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Review: Peter De Vries, The Blood of the Lamb

March 3, 2006
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Review: Peter De Vries, The Blood of the Lamb

The Gazette (Montreal) recently published a review of Peter De Vries’s novel The Blood of the Lamb: "De Vries was a master of puckish pedantry. His marvelously erudite sentences are often inverted and complex, but they always end up where he wants them.… humour is a welcome gleam of wry rationality shining through the dark clouds. This is a deeply touching book whose sincerity and universality are likely to ensure its future." The most poignant of all De Vries’s novels, The Blood of the Lamb is also the most autobiographical. It follows the life of Don Wanderhop from his childhood in an immigrant Calvinist family living in Chicago in the 1950s through the loss of a brother, his faith, his wife, and finally his daughter—a tragedy drawn directly from De Vries’s own life. Despite its foundation in misfortune, The Blood of the Lamb offers glimpses of the comic sensibility for which De Vries was famous. . . .

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James Frey and Norman Maclean

February 20, 2006
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James Frey and Norman Maclean

A passage about the truth-telling power of fiction, from the closing paragraphs of Norman Maclean’s novella A River Runs Through It, is being cited in commentary about James Frey and his apparently fictionalized memoir A Million Little Pieces. (For example, this piece by John MacDonald in the Arizona Republic.) Near the end of the story, Norman’s father speaks to him: “You like to tell true stories, don’t you?” he asked, and I answered, “Yes, I like to tell stories that are true.” Then he asked, “After you have finished your true stories sometime, why don’t you make up a story and the people to go with it? “Only then will you understand what happened and why.” We have an excerpt from the opening pages of the novella. . . .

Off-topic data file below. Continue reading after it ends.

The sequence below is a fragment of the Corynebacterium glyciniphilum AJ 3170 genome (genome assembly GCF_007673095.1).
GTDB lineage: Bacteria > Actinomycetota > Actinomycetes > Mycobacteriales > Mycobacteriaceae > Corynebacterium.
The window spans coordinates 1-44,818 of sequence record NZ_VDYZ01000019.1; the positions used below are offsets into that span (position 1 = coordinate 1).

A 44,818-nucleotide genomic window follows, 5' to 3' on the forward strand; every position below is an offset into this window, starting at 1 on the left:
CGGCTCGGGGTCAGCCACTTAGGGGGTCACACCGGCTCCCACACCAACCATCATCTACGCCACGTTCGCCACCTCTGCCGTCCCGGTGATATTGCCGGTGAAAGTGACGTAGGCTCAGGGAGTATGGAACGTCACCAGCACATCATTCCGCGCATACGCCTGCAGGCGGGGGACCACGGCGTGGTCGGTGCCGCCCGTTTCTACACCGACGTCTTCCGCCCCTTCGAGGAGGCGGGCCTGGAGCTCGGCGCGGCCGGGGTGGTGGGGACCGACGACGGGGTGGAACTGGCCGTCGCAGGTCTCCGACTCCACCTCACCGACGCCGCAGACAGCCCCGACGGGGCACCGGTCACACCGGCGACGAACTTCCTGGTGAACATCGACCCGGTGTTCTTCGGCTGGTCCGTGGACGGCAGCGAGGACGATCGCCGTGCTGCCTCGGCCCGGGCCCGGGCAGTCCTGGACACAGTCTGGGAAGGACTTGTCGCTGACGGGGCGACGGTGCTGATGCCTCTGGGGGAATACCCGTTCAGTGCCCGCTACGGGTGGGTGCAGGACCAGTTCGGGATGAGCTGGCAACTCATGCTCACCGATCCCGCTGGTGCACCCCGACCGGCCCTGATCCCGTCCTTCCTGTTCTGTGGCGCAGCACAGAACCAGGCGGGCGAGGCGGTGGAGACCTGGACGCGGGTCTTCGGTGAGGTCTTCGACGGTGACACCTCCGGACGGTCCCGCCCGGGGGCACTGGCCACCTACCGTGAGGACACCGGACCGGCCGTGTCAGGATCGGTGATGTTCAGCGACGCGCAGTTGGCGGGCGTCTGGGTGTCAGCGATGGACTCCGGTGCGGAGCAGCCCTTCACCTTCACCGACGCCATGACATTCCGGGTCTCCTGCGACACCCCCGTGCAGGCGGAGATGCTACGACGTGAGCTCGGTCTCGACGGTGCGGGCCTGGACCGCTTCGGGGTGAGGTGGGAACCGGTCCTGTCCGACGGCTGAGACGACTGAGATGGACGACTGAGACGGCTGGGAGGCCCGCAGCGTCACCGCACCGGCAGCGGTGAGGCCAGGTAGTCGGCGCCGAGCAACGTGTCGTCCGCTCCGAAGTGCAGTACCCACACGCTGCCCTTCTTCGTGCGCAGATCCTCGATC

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Stuart Dybek’s "Long Thoughts"

February 17, 2006
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Stuart Dybek’s "Long Thoughts"

Today Zulkey.com features an interview with Stuart Dybek, author of Childhood and Other Neighborhoods. In the interview, Dybek talks about one of the stories from the book, titled "The Long Thoughts": Have any of the characters in your stories had impact on your real life relationships? Meaning that, if somebody recognizes themselves in one of your stories, how has that impacted his relationship with you? Despite the fact that I’m writing fiction and have taken the liberties that fiction allows for, people have at different times recognized themselves in some of the characters. Mostly the reaction has been favorable. I had one old friend who appeared in a story called "The Long Thoughts," who would give the book that story appeared in to people as gifts so that they could read about him. There was an instance however when a dear friend who saw himself in one of my stories—a version of a story that he told to me—was offended not by his portrayal but that I would use a story he’d told to me in private. I should add that the story he told to me was fantastical and I changed it further and made still more fantastical. Still, . . .